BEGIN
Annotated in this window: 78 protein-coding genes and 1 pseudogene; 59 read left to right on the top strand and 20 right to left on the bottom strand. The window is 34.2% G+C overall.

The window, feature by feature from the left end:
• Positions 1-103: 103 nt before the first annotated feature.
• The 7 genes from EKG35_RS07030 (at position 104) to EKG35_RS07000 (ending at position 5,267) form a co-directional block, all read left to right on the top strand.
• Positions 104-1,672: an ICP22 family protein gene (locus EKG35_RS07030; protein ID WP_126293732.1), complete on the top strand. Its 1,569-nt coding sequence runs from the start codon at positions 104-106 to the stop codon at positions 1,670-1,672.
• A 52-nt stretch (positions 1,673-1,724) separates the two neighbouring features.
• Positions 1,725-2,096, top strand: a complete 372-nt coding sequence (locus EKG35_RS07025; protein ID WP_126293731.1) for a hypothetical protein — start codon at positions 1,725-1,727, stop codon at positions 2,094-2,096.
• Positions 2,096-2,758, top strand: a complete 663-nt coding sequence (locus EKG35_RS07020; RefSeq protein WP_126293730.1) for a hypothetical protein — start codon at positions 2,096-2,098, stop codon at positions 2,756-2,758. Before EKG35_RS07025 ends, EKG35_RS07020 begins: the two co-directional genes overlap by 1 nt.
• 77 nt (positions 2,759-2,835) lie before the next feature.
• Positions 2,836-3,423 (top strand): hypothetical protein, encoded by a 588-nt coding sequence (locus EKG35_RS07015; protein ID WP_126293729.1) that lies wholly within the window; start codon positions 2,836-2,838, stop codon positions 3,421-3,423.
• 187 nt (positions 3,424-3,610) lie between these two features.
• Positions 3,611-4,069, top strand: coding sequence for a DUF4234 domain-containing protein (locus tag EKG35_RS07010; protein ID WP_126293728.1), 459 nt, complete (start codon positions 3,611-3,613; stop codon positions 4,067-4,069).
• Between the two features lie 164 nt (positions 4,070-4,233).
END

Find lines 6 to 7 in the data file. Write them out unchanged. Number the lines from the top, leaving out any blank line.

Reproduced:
• A 52-nt stretch (positions 1,673-1,724) separates the two neighbouring features.
• Positions 1,725-2,096, top strand: a complete 372-nt coding sequence (locus EKG35_RS07025; protein ID WP_126293731.1) for a hypothetical protein — start codon at positions 1,725-1,727, stop codon at positions 2,094-2,096.